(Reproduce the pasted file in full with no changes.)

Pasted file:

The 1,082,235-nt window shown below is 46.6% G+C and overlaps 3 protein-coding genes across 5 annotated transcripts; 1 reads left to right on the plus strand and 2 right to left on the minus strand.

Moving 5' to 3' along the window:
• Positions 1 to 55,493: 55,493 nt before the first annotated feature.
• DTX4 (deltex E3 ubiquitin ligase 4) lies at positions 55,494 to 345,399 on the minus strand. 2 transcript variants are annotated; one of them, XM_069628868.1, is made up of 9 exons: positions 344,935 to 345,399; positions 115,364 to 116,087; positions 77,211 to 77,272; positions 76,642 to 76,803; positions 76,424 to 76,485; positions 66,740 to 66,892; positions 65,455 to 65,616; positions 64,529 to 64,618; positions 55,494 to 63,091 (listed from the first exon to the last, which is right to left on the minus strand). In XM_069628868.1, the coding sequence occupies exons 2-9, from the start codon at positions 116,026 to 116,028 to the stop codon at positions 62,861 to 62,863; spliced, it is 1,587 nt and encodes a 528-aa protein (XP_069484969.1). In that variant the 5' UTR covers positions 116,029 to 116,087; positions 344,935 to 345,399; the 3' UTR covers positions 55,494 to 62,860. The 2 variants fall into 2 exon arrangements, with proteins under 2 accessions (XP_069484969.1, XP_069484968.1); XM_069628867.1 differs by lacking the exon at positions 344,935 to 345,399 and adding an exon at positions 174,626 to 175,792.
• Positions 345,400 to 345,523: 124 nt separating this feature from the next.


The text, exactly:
The 1,082,235-nt window shown below is 46.6% G+C and overlaps 3 protein-coding genes across 5 annotated transcripts; 1 reads left to right on the plus strand and 2 right to left on the minus strand.

Moving 5' to 3' along the window:
• Positions 1 to 55,493: 55,493 nt before the first annotated feature.
• DTX4 (deltex E3 ubiquitin ligase 4) lies at positions 55,494 to 345,399 on the minus strand. 2 transcript variants are annotated; one of them, XM_069628868.1, is made up of 9 exons: positions 344,935 to 345,399; positions 115,364 to 116,087; positions 77,211 to 77,272; positions 76,642 to 76,803; positions 76,424 to 76,485; positions 66,740 to 66,892; positions 65,455 to 65,616; positions 64,529 to 64,618; positions 55,494 to 63,091 (listed from the first exon to the last, which is right to left on the minus strand). In XM_069628868.1, the coding sequence occupies exons 2-9, from the start codon at positions 116,026 to 116,028 to the stop codon at positions 62,861 to 62,863; spliced, it is 1,587 nt and encodes a 528-aa protein (XP_069484969.1). In that variant the 5' UTR covers positions 116,029 to 116,087; positions 344,935 to 345,399; the 3' UTR covers positions 55,494 to 62,860. The 2 variants fall into 2 exon arrangements, with proteins under 2 accessions (XP_069484969.1, XP_069484968.1); XM_069628867.1 differs by lacking the exon at positions 344,935 to 345,399 and adding an exon at positions 174,626 to 175,792.
• Positions 345,400 to 345,523: 124 nt separating this feature from the next.